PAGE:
By Omar Bah
The National Assembly member for Serekunda Halifa Sallah has warned that the nature of the Commission of Inquiry into Jammeh’s assets may look discriminatory giving its nature and mandate.
Speaking during the debate on the motion establishing the commission, Hon Sallah warned that passing such motions could lead the parliamentarians to be judged in the wrong way at this early stage.
“I want to call on the government to come very clear on whether it is going to have a commission of inquiry into the assets of all those who governed within a period or only into assets of former President Jammeh, his family members and close associates”, he said.
He said to avoid any form of discrimination the commission of inquiry should have focused on all those who governed within the period in question. “So, I think we should be clear on what we are trying to do and not to allow ourselves to be judged in the wrong way at a time when we are just starting,” he added.
Sallah added: “That is one element, but the other element is the public enterprises. Are the public enterprises been inquired into only in their relations with a particular president or substantively the institution through its declarations of audited accounts as manifested in propriety, and therefore the public enterprise itself is been subjected to inquiry.”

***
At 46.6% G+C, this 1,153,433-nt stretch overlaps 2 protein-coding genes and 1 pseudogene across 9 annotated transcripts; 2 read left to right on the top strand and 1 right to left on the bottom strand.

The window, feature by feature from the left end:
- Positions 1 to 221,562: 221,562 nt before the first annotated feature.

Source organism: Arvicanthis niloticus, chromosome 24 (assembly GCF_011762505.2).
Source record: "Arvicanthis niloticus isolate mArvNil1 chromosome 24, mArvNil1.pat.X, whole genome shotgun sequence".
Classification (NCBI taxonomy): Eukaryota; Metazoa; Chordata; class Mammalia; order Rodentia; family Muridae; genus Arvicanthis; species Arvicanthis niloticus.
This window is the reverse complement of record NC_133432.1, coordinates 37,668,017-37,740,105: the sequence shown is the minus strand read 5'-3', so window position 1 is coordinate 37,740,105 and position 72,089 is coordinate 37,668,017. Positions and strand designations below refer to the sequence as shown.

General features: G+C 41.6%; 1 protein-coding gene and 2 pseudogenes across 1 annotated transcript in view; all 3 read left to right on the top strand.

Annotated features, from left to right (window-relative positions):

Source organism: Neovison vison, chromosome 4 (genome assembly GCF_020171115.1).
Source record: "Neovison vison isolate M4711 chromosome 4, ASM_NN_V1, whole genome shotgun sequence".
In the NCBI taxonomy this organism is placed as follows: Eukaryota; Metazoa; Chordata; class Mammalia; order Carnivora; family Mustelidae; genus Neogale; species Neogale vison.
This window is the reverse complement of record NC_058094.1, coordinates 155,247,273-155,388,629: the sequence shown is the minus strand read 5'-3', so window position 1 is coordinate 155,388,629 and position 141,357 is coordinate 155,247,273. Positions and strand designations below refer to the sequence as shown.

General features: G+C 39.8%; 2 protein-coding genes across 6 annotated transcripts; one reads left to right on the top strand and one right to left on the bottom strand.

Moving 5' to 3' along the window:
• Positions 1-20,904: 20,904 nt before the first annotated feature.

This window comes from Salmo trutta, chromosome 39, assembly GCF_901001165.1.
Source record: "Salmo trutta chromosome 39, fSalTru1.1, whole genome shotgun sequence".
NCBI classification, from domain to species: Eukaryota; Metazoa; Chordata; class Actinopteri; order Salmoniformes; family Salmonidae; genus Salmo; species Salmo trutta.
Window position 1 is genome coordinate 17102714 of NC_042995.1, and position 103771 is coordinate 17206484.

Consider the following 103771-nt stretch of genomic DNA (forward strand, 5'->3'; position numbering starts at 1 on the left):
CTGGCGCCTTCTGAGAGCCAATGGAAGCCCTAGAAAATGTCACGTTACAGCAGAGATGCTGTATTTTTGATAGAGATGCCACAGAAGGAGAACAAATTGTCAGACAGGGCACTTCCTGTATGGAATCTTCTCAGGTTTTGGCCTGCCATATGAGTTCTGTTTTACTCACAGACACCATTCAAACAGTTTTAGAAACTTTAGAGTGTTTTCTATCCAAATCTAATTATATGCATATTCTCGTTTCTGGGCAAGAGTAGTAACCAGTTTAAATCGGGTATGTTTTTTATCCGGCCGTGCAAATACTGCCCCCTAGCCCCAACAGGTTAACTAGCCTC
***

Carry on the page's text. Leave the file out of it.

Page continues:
“I want more information and real explanation to be able to make decisions. It is important for us to know that this is a new Gambia and that we are establishing a system of justice that will never be in indicted by issues.”
He said what is of concern to him is that the NAMs were told that the commission of inquiry is been constituted, “we are also told the establishment of the said commission is necessitated by the receipt of preliminary reports from the Central Bank of the Gambia etc.”
“I am not privy to such a report, where is the report? I am being asked to support the motion but I am not been given the substantive instrument or the basis of which I should support the motion. So, in my view the motion should not pass until that document comes to this National Assembly; we review it and determine its authenticity.”
He said it is important that when a mandate is given it is made clear, “because if we do not make a clear demarcation we could be accuse of personalizing or politicizing justice,” he said.